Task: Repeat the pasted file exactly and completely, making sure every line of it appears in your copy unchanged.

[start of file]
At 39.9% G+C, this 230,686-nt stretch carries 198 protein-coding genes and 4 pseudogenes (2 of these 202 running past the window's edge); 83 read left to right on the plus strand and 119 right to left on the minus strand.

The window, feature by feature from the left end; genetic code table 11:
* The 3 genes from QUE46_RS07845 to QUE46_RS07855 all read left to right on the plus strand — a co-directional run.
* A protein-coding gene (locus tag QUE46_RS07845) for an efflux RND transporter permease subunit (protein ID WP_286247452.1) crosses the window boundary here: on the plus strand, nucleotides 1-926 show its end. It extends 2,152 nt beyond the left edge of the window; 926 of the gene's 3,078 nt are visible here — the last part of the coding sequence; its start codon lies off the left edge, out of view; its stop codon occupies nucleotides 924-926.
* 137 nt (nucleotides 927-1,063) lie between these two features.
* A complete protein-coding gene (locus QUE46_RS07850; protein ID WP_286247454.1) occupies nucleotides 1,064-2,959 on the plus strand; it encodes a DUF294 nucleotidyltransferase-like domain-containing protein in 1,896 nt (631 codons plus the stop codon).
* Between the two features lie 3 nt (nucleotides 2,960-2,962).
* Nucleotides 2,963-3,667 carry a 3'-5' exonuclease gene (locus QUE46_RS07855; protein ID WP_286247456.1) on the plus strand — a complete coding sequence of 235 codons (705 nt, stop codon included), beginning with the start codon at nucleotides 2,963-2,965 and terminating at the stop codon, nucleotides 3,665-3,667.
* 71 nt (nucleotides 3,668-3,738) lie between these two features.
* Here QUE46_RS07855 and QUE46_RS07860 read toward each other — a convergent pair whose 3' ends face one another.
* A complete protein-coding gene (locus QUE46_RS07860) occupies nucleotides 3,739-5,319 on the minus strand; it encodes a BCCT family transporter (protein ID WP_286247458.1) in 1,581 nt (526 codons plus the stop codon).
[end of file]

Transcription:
At 39.9% G+C, this 230,686-nt stretch carries 198 protein-coding genes and 4 pseudogenes (2 of these 202 running past the window's edge); 83 read left to right on the plus strand and 119 right to left on the minus strand.

The window, feature by feature from the left end; genetic code table 11:
* The 3 genes from QUE46_RS07845 to QUE46_RS07855 all read left to right on the plus strand — a co-directional run.
* A protein-coding gene (locus tag QUE46_RS07845) for an efflux RND transporter permease subunit (protein ID WP_286247452.1) crosses the window boundary here: on the plus strand, nucleotides 1-926 show its end. It extends 2,152 nt beyond the left edge of the window; 926 of the gene's 3,078 nt are visible here — the last part of the coding sequence; its start codon lies off the left edge, out of view; its stop codon occupies nucleotides 924-926.
* 137 nt (nucleotides 927-1,063) lie between these two features.
* A complete protein-coding gene (locus QUE46_RS07850; protein ID WP_286247454.1) occupies nucleotides 1,064-2,959 on the plus strand; it encodes a DUF294 nucleotidyltransferase-like domain-containing protein in 1,896 nt (631 codons plus the stop codon).
* Between the two features lie 3 nt (nucleotides 2,960-2,962).
* Nucleotides 2,963-3,667 carry a 3'-5' exonuclease gene (locus QUE46_RS07855; protein ID WP_286247456.1) on the plus strand — a complete coding sequence of 235 codons (705 nt, stop codon included), beginning with the start codon at nucleotides 2,963-2,965 and terminating at the stop codon, nucleotides 3,665-3,667.
* 71 nt (nucleotides 3,668-3,738) lie between these two features.
* Here QUE46_RS07855 and QUE46_RS07860 read toward each other — a convergent pair whose 3' ends face one another.
* A complete protein-coding gene (locus QUE46_RS07860) occupies nucleotides 3,739-5,319 on the minus strand; it encodes a BCCT family transporter (protein ID WP_286247458.1) in 1,581 nt (526 codons plus the stop codon).